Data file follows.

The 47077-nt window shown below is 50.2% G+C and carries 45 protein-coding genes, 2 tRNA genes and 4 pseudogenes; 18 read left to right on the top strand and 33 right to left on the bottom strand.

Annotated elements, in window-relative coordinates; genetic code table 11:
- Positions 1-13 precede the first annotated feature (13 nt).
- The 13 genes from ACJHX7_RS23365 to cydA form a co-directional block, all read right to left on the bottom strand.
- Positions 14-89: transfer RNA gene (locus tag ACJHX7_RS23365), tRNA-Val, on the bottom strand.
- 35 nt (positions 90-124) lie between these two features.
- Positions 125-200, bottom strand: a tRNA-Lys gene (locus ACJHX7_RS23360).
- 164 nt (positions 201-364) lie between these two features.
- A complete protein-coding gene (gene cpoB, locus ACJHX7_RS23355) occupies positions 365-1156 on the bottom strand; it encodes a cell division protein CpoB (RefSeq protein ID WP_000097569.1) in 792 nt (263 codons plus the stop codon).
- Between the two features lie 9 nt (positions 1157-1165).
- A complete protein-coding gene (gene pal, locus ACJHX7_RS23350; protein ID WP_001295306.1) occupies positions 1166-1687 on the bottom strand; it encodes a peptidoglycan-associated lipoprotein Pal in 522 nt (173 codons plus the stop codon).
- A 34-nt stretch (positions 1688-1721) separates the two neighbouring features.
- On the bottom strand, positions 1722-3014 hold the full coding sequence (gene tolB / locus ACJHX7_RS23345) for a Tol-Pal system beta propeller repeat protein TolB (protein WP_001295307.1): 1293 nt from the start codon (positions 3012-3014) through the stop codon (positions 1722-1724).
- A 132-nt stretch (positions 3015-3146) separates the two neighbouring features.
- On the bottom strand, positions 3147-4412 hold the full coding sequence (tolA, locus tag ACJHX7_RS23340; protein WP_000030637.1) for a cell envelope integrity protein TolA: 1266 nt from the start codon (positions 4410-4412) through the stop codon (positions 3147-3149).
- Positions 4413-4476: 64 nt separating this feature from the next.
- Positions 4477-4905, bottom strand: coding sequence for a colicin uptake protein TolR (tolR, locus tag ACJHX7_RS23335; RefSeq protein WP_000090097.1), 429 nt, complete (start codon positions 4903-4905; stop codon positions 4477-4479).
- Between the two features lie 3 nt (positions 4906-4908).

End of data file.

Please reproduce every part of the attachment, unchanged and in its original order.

The 47077-nt window shown below is 50.2% G+C and carries 45 protein-coding genes, 2 tRNA genes and 4 pseudogenes; 18 read left to right on the top strand and 33 right to left on the bottom strand.

Annotated elements, in window-relative coordinates; genetic code table 11:
- Positions 1-13 precede the first annotated feature (13 nt).
- The 13 genes from ACJHX7_RS23365 to cydA form a co-directional block, all read right to left on the bottom strand.
- Positions 14-89: transfer RNA gene (locus tag ACJHX7_RS23365), tRNA-Val, on the bottom strand.
- 35 nt (positions 90-124) lie between these two features.
- Positions 125-200, bottom strand: a tRNA-Lys gene (locus ACJHX7_RS23360).
- 164 nt (positions 201-364) lie between these two features.
- A complete protein-coding gene (gene cpoB, locus ACJHX7_RS23355) occupies positions 365-1156 on the bottom strand; it encodes a cell division protein CpoB (RefSeq protein ID WP_000097569.1) in 792 nt (263 codons plus the stop codon).
- Between the two features lie 9 nt (positions 1157-1165).
- A complete protein-coding gene (gene pal, locus ACJHX7_RS23350; protein ID WP_001295306.1) occupies positions 1166-1687 on the bottom strand; it encodes a peptidoglycan-associated lipoprotein Pal in 522 nt (173 codons plus the stop codon).
- A 34-nt stretch (positions 1688-1721) separates the two neighbouring features.
- On the bottom strand, positions 1722-3014 hold the full coding sequence (gene tolB / locus ACJHX7_RS23345) for a Tol-Pal system beta propeller repeat protein TolB (protein WP_001295307.1): 1293 nt from the start codon (positions 3012-3014) through the stop codon (positions 1722-1724).
- A 132-nt stretch (positions 3015-3146) separates the two neighbouring features.
- On the bottom strand, positions 3147-4412 hold the full coding sequence (tolA, locus tag ACJHX7_RS23340; protein WP_000030637.1) for a cell envelope integrity protein TolA: 1266 nt from the start codon (positions 4410-4412) through the stop codon (positions 3147-3149).
- Positions 4413-4476: 64 nt separating this feature from the next.
- Positions 4477-4905, bottom strand: coding sequence for a colicin uptake protein TolR (tolR, locus tag ACJHX7_RS23335; RefSeq protein WP_000090097.1), 429 nt, complete (start codon positions 4903-4905; stop codon positions 4477-4479).
- Between the two features lie 3 nt (positions 4906-4908).